18 items from 2016
The Recycled Orchestra of Cateura at the United Nations Photo: Anne-Katrin Titze
In Robert Altman's The Player, Tim Robbins (as Griffin Mill) walks on the street at night, in Pasadena, past Megadeth posters pasted on the wall signalling a significant event to come in the film. In Brad Allgood and Graham Townsley's Landfill Harmonic, co-directed by Juliana Peñaranda-Loftus and co-produced with Alejandra Amarilla, we see the flag of Paraguay painted with the name Megadeth by members of the Recycled Orchestra of Cateura doing the trick to bring David Ellefson, Dave Mustaine, Shawn Drover, and Chris Broderick to perform with them Symphony Of Destruction.
Favio Chávez: "There are events that happen that build a story." Photo: Anne-Katrin Titze
- Anne-Katrin Titze
Chicago – After he reigned as the father in the classic 1979 film “Breaking Away,” actor Paul Dooley suddenly became everyone’s Dad – and by everyone that meant Molly Ringwald (“Sixteen Candles”), Julia Roberts (“Runaway Bride”) and Helen Hunt (“Mad About You”). He tells all in Part Two of a comprehensive interview.
The former “Paul Brown’ was born in West Virginia, and studied acting at West Virginia University, before heading to New York City and a new career as Paul Dooley. He did stage work, stand-up comedy and the New York City version of The Second City. He got his big break in the original stage version of “The Odd Couple” in 1965, directed by the legendary Mike Nichols. While working the stage, he appeared in a number of commercials, eventually moving to Los Angeles to “be where the action is.”
- email@example.com (Adam Fendelman)
Chicago – If there ever was a quintessential “Dad” in movies of the last generation, it would have to be Paul Dooley. The comedian and character actor is best known for portraying the patriarch in “Breaking Away” (1979) and “Sixteen Candles” (1984), but was also in director’s Robert Altman’s ‘ensemble’ and has had a stellar career.
The former “Paul Brown” was born in West Virginia, and studied acting at West Virginia University, before heading to New York City and a new career as Paul Dooley. He did stage work, stand-up comedy and the New York City version of The Second City (story below), before getting his big break in the original stage version of “The Odd Couple” in 1965, directed by the legendary Mike Nichols. While working the stage, he appeared in a number of commercials, eventually moving to Los Angeles to “be where the action is.”
- firstname.lastname@example.org (Adam Fendelman)
Mark and Aaron welcome old friend, Doug McCambridge to talk about Robert Altman’s “Don’t call it a” comeback film. We touch on the opening tracking shot, what Altman is saying about Hollywood, and yes, we even go into the ending — or both of them. On top of that, we give some tidbits on how to be economical with the Barnes & Noble Criterion Sale.
About the film:
A Hollywood studio executive with a shaky moral compass (Tim Robbins) finds himself caught up in a criminal situation that would be right at home in one of his movie projects, in this biting industry satire from Robert Altman. Mixing elements of film noir with sly insider comedy, The Player, based on a novel by Michael Tolkin, functions as both a nifty stylish murder story and a commentary on its own making, and it is stocked with a heroic supporting cast (Peter Gallagher, »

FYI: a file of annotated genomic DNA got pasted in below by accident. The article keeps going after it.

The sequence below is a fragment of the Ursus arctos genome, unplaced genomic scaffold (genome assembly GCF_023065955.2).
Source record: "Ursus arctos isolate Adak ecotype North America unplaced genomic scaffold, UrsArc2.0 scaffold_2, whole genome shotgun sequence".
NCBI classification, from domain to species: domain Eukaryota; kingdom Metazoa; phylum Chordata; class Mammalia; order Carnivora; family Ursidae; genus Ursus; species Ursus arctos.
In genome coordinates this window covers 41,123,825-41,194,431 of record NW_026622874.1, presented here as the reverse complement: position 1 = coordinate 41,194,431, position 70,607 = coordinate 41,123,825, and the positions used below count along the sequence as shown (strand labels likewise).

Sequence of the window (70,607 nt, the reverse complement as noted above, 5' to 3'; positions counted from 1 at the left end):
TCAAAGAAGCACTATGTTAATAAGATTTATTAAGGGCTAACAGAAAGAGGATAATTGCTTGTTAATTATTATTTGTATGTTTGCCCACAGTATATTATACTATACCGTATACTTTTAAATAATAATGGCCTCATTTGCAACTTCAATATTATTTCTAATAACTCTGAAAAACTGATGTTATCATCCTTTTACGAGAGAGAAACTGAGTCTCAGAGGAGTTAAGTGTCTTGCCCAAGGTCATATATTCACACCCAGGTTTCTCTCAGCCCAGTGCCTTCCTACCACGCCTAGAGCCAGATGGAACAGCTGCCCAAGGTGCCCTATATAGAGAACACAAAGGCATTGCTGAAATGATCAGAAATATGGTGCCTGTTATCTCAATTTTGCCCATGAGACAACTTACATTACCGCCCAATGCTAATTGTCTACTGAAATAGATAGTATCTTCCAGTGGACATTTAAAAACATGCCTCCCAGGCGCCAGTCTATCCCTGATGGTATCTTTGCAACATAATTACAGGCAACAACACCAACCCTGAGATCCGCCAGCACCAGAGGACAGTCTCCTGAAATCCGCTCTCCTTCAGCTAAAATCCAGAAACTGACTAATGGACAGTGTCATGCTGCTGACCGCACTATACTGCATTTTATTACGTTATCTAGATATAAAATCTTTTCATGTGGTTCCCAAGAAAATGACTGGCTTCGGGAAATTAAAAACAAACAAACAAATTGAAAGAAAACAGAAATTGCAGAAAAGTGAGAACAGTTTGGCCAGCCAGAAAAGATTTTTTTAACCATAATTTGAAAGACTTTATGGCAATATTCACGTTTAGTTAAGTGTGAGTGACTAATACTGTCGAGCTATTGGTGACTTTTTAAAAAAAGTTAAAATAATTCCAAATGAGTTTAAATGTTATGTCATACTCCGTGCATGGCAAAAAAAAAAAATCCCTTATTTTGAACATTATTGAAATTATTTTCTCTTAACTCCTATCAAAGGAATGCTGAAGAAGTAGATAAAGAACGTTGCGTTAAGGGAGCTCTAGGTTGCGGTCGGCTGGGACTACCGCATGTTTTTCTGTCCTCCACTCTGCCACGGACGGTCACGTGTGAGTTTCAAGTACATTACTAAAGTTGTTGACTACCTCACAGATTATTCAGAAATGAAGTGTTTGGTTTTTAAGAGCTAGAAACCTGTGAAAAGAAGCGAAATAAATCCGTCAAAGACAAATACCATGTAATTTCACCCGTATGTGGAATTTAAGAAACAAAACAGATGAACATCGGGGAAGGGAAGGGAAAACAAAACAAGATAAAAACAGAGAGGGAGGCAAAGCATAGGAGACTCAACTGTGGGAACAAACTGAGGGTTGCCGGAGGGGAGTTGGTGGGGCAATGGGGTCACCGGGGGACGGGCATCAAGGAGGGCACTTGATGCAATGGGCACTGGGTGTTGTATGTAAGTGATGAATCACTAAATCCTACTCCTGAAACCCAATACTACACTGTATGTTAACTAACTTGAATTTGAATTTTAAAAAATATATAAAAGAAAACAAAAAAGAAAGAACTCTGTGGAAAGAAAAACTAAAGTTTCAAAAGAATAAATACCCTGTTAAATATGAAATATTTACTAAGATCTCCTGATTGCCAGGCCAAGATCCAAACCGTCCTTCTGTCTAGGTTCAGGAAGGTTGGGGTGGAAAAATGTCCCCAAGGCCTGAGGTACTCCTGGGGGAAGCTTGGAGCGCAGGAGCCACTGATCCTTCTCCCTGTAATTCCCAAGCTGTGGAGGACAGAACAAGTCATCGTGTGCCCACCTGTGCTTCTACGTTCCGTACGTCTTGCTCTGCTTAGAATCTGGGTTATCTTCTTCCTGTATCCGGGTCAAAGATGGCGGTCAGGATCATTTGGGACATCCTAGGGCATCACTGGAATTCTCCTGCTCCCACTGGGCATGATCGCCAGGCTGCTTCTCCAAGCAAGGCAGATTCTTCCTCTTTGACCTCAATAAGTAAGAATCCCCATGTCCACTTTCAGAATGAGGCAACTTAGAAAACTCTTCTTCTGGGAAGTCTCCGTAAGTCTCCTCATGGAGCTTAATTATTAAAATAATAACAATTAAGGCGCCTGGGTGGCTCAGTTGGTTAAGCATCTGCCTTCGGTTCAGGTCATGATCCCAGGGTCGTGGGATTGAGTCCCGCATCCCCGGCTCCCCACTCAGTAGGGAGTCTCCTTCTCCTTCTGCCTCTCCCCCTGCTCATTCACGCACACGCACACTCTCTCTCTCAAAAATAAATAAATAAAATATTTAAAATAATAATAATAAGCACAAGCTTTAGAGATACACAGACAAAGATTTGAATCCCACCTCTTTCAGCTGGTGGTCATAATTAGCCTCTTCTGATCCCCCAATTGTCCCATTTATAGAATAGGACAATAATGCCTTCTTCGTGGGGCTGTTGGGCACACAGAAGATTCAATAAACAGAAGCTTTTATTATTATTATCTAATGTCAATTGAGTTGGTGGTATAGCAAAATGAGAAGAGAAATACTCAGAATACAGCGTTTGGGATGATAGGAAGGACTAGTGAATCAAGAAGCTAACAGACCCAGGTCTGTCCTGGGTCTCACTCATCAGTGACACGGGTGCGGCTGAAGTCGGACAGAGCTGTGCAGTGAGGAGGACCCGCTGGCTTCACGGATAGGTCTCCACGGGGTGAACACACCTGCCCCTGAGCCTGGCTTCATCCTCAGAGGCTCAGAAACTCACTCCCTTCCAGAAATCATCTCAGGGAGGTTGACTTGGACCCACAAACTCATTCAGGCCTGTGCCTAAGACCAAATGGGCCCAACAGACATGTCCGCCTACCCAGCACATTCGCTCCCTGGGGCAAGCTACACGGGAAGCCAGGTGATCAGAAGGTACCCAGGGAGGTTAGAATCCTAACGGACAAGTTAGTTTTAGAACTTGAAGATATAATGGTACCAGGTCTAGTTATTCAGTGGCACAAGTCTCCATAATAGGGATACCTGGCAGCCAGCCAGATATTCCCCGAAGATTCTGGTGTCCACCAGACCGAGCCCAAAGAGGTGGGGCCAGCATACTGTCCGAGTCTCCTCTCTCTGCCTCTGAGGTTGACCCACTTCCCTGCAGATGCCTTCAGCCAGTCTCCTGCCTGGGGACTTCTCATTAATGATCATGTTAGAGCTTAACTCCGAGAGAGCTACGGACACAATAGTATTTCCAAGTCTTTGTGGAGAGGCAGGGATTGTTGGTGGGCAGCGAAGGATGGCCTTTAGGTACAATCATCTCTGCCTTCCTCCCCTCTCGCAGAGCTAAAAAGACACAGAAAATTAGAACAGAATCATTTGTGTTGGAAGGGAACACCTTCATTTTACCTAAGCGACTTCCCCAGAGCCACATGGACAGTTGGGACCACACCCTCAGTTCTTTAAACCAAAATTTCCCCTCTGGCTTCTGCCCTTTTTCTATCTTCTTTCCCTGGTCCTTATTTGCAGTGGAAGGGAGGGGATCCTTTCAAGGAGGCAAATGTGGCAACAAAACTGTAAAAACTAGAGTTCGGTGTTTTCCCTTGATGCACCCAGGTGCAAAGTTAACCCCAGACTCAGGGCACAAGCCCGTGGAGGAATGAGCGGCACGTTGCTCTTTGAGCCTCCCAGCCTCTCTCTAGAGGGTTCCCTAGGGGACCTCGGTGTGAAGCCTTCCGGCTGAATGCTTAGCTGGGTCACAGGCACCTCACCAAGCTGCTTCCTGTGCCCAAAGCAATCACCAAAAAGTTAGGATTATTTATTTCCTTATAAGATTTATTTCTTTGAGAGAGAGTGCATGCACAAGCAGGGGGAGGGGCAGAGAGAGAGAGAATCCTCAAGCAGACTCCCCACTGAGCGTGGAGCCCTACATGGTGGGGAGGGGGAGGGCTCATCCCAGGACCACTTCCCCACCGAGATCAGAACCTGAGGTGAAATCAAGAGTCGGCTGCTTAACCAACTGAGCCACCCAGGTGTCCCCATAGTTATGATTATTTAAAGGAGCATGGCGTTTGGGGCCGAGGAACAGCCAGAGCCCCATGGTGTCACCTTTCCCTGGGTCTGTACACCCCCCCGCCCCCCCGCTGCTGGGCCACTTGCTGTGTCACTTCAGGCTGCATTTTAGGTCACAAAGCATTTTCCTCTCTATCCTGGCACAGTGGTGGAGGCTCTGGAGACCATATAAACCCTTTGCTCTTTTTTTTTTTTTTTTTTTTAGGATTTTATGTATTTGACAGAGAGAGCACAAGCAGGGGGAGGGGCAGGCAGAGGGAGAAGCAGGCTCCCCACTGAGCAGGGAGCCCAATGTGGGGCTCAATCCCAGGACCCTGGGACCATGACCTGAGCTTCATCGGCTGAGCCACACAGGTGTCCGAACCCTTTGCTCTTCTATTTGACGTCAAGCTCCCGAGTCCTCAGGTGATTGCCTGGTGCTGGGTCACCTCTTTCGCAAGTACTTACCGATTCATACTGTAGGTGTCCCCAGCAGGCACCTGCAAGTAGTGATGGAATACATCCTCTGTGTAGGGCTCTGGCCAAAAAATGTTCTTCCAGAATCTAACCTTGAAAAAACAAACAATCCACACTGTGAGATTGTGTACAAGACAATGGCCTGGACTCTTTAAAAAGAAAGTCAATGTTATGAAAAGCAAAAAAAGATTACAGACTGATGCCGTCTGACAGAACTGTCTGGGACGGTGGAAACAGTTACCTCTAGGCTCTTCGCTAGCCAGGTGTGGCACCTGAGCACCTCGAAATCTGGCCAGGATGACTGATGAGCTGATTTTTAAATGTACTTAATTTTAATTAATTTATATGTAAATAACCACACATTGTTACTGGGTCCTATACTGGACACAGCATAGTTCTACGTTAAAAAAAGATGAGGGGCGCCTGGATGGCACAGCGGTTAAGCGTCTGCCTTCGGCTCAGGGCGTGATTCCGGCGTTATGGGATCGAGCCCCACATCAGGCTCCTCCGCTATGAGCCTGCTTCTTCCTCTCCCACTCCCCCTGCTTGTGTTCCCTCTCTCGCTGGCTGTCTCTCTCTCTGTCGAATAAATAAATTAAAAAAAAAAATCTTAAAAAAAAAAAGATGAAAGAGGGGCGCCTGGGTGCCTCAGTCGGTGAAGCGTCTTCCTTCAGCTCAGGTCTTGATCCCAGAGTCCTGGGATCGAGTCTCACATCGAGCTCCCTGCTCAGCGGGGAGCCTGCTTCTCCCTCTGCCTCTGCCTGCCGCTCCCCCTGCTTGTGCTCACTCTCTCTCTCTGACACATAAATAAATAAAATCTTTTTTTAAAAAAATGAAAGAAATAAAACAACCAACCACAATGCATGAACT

- Aaron West
In this episode of CriterionCast Chronicles, Ryan is joined by David Blakeslee, Arik Devens, and Mark Hurne to discuss the Criterion Collection releases for May 2016.
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Links Easy Rider Rumor: Criterion To Release New Hollywood Box Set This November Wacky Criterion Newsletter Drawing Hints At Upcoming New Hollywood Box Set Easy Rider (1969) America Lost and Found: The Bbs Story Amazon.com: Easy Rider Amazon.com: America Lost and Found: The Bbs Story Blu-ray.com: Easy Rider CriterionForum.org: Easy Rider Wacky New Years Drawing Hints At The Criterion Collection’s 2016 Line-Up IMDb: Easy Rider In A Lonely Place The latest wacky email newsletter drawing from the… In a Lonely Place (1950) In a Lonely Place: An Epitaph for Love Amazon.com: In a Lonely Place Blu-ray.com: In a Lonely Place DVDBeaver: In a Lonely Place The Newsstand – Episode 53 – In A Lonely Place, Gance’s Napoleon and more! »
- Ryan Gallagher
Dailies is a round-up of essential film writing, news bits, videos, and other highlights from across the Internet. If you’d like to submit a piece for consideration, get in touch with us in the comments below or on Twitter at @TheFilmStage.
Watch a trailer for an upcoming concert in Denmark featuring the music of Lars von Trier‘s film:
The New York Asian Film Festival 2016 has unveiled its full line-up.
Slate highlights the 50 greatest movies by black directors:
Despite everything, black filmmakers have produced art on screen that is just as daring, original, influential, and essential as the heralded works of Welles, Coppola, Antonioni, Kurosawa, and other nonblack directors. »